Eve Ensler has helped women all over the world tell the stories of their lives through the stories of their bodies. Her play, The Vagina Monologues, has become a global force in the face of violence against women and girls. But she herself also had a violent childhood. And it turns out that she herself was like so many of us western women, obsessed by our bodies and yet not inhabiting them — without even knowing we're not inhabiting them. Until she got cancer.
Pertinent Posts from the On Being Blog
You will not believe how a cancer doctor uses the venom from a scorpion's sting to paint the malignant tumors in children's brains and lymphatic systems. And, in the process, tap the human spirit.
If you could stand in someone else's shoes... Hear what they hear. See what they see. Feel what they feel. Would you treat them differently? A video that speaks to the connections we all need.
The poet Christian Wiman was on our list for many moons, but his interview with Bill Moyers prompted us to schedule him for this show. A must-watch.
We received this remarkable video from a brother to his sister. A tribute on art, cancer, and vulnerability that touched us deeply.
This TEDtalk by branding guru Stacey Kramer is three minutes long and inspirational in its brevity and its punch.
Yosemite meets Saarschleife in this pairing of German wilderness and poignant words from John Muir.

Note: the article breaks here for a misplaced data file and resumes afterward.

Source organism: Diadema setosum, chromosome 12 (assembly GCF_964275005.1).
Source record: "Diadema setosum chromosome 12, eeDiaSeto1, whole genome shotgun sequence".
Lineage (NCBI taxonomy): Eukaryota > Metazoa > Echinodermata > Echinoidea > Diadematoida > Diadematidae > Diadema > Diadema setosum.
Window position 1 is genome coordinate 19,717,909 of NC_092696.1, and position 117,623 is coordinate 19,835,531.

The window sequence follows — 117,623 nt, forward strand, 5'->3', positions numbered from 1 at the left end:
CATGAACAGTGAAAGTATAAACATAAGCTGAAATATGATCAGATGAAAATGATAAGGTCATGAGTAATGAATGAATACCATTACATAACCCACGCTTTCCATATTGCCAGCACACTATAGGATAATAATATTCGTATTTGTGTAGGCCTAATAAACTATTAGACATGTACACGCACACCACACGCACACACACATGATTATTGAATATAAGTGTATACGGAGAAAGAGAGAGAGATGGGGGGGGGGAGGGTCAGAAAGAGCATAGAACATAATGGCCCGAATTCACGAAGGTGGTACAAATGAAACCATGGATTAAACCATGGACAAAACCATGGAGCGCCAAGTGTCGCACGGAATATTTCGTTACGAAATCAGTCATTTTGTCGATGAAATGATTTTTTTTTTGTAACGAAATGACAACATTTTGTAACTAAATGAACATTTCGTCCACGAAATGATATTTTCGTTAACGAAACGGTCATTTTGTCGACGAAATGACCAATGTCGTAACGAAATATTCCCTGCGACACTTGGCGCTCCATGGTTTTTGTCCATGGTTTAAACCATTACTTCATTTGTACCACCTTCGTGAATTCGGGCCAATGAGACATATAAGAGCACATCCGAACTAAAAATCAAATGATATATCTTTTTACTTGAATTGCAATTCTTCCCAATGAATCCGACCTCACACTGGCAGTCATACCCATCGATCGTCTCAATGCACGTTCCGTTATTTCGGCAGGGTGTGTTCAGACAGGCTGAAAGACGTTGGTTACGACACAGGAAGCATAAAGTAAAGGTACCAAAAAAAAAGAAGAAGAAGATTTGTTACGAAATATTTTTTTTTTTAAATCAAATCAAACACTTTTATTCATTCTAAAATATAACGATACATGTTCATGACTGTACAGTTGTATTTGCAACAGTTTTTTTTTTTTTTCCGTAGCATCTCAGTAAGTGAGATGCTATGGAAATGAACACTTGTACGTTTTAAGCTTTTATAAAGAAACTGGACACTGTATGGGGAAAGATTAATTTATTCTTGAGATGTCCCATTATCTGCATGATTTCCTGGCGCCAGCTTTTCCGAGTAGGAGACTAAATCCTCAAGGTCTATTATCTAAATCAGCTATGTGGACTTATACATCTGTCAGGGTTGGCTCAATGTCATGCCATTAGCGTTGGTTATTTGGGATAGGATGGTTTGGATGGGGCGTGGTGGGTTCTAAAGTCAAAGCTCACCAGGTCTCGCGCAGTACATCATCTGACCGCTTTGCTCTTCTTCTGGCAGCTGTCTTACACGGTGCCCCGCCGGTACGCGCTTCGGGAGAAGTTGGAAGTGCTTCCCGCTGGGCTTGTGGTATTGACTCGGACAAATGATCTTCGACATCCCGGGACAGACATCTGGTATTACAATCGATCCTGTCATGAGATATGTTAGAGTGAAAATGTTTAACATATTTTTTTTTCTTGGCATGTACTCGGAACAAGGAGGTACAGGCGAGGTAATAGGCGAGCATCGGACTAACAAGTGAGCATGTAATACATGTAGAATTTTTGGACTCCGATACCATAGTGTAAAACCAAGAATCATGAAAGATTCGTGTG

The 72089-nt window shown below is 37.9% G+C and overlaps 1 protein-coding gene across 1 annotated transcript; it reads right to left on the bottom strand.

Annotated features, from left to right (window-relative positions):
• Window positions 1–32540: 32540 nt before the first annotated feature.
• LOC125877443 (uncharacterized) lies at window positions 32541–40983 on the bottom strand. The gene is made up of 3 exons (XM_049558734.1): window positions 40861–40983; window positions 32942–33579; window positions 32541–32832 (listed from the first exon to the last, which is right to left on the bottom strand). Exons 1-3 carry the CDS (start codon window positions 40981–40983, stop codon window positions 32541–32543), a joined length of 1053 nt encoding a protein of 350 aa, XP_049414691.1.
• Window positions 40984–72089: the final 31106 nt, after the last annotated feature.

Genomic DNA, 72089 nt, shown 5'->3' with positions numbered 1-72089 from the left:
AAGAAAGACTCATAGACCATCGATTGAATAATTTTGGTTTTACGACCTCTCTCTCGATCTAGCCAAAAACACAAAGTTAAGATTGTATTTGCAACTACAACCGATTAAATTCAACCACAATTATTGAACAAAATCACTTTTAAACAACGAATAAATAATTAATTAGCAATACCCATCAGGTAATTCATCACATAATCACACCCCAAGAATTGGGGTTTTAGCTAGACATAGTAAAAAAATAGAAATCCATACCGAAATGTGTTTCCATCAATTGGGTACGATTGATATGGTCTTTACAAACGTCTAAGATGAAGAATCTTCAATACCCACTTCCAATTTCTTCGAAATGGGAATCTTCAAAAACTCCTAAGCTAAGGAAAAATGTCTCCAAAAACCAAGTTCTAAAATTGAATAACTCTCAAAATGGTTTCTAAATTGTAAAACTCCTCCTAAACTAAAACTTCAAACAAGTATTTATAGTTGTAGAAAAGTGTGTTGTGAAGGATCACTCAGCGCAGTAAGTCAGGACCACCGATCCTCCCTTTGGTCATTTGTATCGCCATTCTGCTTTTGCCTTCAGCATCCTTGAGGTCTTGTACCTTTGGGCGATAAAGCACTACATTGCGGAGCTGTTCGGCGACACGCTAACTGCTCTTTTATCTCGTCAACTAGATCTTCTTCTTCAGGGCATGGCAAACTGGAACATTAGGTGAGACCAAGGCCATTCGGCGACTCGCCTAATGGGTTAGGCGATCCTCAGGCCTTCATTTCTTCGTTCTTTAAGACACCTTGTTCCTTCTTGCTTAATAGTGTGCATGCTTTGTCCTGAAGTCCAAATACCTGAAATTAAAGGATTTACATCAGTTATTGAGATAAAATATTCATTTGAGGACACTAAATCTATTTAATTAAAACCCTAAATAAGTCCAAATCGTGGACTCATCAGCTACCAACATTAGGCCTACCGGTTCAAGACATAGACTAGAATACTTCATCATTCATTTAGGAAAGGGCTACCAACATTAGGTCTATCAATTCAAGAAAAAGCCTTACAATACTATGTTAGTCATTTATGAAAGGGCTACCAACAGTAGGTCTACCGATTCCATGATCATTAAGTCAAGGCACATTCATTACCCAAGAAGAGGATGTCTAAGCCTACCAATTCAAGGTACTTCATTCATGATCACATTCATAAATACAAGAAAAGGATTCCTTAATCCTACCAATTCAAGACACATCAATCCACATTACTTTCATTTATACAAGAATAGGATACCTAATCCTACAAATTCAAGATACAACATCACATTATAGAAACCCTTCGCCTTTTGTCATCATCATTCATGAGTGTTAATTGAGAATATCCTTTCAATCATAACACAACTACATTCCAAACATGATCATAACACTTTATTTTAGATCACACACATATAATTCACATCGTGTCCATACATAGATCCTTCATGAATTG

About the Image
A Balinese Hindu devotee bathes as she performs the Melukat ritual during full moon at Sebatu holy waterfall in Gianyar, Bali, Indonesia. The Melukat ritual, where devotees bathe in the holy water of a spring, waterfall, or other water source belived to have the apropriate cleansing power for purification, is a symbolical and literal cleansing of the body and soul aimed at preventing misfortune and bad luck, including sickness or havoc caused by daily activities and sins.
Voices on the Radio
Host/Executive Producer: Krista Tippett
Head of Content: Trent Gilliss
Senior Producer: Lily Percy
Technical Director: Chris Heagle
An enchanting hour of poetry drawing on the ways family and religion shape our lives. Marie Howe works and plays with her Catholic upbringing, the universal drama of family, and the ordinary time that sustains us. The moral life, she says, is lived out in what we say as much as what we do — and so words have a power to save us.
The Terri Schiavo case earlier this year raised ethical and medical issues that remain with us today. But missing in that debate was a real attention to the quality and the meaning of death. Joan Halifax tells us what she's learned and how she lives differently after three decades accompanying others to the final boundary of human life.